- Douglas Merrill served as Google’s chief information officer between 2003 and 2008, during which time the company went public and launched flagship products including Gmail.
- Speaking to Business Insider, Merrill revealed the biggest regret he has from his time at Google was failing to conquer China.
- “We didn’t do it right, we didn’t make it through. It ended up not being as useful as we thought it would be,” he said.
- Merrill is currently the CEO and founder of ZestFinance, a software firm that provides AI tools to help financial institutions improve the quality of their underwriting.
- Visit BusinessInsider.com for more stories.
Douglas Merrill served as Google’s chief information officer from 2003 to 2008, joining an elite group of business people to have held a C-suite role at one of the biggest tech firms in the world.
Speaking to Business Insider, the 49-year-old describes his time at Google as both “thrilling” and “amazing” – not least because the company underwent a period of rapid growth during his tenure, including going public.
Yet, for all Merill relished the experience, he does harbour one regret from his time there: The way he and his colleagues handled Google’s attempt to enter China in 2006 by launching an official ‘google.cn’ domain.
It’s particularly salient given that Google has been making well-documented plans to return to China after leaving in 2010. The project, known internally as Dragonfly, has stoked huge controversy among staff, lawmakers, human rights groups, and academics. Little has changed.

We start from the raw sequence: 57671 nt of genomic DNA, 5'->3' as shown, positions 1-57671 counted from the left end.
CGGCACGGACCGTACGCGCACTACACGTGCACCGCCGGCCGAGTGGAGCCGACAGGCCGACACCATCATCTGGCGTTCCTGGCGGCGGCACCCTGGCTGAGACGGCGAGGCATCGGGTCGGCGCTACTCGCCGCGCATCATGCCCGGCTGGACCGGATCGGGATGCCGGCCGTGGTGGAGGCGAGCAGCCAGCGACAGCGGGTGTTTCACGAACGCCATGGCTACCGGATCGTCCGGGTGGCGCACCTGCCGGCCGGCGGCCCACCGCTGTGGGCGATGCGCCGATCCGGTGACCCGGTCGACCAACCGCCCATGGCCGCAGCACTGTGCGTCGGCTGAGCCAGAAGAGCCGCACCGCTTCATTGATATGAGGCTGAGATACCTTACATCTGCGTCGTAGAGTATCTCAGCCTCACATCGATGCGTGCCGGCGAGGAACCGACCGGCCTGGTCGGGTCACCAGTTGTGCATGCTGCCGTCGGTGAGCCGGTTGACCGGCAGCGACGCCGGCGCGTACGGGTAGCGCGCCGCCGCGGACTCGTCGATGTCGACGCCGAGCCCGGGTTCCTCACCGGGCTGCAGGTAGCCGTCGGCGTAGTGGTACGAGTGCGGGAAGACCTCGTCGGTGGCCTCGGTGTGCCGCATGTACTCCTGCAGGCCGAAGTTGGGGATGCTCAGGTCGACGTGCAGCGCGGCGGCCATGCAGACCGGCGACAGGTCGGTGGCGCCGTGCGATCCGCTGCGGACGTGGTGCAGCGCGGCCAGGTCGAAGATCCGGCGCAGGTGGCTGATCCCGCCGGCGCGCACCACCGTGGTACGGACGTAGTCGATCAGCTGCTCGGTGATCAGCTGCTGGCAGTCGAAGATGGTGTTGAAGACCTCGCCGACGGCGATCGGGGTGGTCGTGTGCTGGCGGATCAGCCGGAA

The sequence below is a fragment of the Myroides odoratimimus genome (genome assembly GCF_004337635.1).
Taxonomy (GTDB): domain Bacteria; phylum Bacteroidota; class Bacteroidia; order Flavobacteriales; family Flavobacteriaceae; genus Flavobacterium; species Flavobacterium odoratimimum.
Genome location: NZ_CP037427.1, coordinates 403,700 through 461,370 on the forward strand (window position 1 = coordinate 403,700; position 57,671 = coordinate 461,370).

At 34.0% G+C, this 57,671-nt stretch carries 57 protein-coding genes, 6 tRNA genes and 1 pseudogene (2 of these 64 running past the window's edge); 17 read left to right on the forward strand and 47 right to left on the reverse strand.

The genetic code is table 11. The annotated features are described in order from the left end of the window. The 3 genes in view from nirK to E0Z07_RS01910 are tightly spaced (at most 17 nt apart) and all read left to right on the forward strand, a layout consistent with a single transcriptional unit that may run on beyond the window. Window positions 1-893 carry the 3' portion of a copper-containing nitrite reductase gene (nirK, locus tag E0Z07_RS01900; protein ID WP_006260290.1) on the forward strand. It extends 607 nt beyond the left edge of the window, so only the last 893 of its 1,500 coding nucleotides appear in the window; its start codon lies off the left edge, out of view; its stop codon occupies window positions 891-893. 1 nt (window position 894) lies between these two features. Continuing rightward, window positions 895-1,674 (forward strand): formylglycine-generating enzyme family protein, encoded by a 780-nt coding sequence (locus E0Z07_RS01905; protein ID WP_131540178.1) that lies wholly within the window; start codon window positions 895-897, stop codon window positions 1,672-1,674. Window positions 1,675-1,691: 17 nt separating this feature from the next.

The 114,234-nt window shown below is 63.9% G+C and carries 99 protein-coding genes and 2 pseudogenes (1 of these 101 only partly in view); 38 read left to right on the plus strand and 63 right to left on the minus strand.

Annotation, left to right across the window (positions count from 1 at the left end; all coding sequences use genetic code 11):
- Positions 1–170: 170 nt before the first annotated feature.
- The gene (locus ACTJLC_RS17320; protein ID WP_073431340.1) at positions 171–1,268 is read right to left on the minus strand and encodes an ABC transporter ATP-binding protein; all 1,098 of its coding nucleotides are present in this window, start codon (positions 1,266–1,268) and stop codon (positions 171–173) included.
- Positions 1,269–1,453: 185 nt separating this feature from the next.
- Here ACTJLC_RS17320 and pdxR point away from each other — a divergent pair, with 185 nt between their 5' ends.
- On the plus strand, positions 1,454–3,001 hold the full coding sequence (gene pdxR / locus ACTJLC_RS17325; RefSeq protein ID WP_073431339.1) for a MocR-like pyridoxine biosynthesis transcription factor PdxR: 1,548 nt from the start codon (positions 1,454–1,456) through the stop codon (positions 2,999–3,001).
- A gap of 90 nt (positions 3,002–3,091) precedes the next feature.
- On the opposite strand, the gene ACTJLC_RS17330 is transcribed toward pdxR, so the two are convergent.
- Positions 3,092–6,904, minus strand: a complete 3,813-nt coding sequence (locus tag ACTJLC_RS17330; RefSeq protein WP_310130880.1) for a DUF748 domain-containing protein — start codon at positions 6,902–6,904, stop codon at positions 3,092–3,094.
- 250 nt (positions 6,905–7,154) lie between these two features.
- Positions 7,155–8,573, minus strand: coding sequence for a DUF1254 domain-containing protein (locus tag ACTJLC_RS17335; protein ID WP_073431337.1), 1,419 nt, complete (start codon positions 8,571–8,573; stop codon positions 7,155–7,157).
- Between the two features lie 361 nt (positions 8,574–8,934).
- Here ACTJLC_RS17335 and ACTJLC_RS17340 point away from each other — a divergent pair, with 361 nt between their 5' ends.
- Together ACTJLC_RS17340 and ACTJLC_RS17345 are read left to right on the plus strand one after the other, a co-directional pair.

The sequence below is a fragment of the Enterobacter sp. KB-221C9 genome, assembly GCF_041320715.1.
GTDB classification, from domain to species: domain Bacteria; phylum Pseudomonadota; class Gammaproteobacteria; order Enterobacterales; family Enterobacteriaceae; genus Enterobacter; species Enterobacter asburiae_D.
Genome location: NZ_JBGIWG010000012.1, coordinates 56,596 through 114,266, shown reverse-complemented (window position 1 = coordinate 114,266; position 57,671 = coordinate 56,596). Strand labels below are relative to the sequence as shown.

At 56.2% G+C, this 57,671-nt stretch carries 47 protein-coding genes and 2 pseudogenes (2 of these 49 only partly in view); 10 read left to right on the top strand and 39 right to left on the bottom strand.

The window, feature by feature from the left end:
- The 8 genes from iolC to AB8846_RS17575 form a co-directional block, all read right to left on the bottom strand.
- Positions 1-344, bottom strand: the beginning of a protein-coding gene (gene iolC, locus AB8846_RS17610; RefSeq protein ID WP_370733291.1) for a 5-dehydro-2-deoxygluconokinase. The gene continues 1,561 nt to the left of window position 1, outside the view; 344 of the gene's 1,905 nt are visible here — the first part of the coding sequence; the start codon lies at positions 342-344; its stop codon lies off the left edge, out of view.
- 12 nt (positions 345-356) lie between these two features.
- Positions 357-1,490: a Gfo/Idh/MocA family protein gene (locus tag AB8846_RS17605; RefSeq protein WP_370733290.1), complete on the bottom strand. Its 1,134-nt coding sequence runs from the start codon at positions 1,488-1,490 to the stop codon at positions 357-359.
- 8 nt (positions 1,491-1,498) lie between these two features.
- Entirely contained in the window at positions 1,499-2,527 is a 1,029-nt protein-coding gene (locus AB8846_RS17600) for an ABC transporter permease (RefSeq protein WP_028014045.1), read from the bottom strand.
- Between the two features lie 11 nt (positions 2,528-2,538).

“It was super controversial,” says Merrill, reflecting on Google’s original mission in 2006. “To go into China, we were going to have to do censored search results, which was something we had not done anywhere else. And also, it was going to be hard technically. It’s just a bummer.”
Merrill says staff at the company became divided on the issue, with some viewing even the slightest degree of censorship as a betrayal of Google’s ideals.
Read more: Here are all the major US tech companies blocked behind China’s ‘Great Firewall’
“A lot of people in the company were upset about it. We said we were going to make all the world’s information universally accessible and useful, not most of the world’s information. The counter-argument was ‘well, isn’t most better than none?’
“It ended up being a pretty tough conversation in a small anteroom, with about four of us more or less taking a vote on it. Well, obviously, there was no actual vote, but the company ultimately made the decision to go into China.
“I was supportive of going into China, and we subsequently failed at that entry. We didn’t do it right, we didn’t make it through. It ended up not being as useful as we thought it would be.
“Today, I wish I’d either supported the other side, or figured out as a team how to enter China more effectively.”
More than a decade after Merrill left, Google is still wrestling with the China question. Following the backlash over Project Dragonfly, Google has reportedly scrapped the plan. Many of Google’s products remain unavailable in the country to this day, most notably Gmail and YouTube.
But CEO Sundar Pichai appears to think Google can still be a force for good in the country. “I genuinely do believe we have a positive impact when we engage around the world and I don’t see any reason why that would be different in China,” he told staff last year. The years-long debate looks set to rage on.
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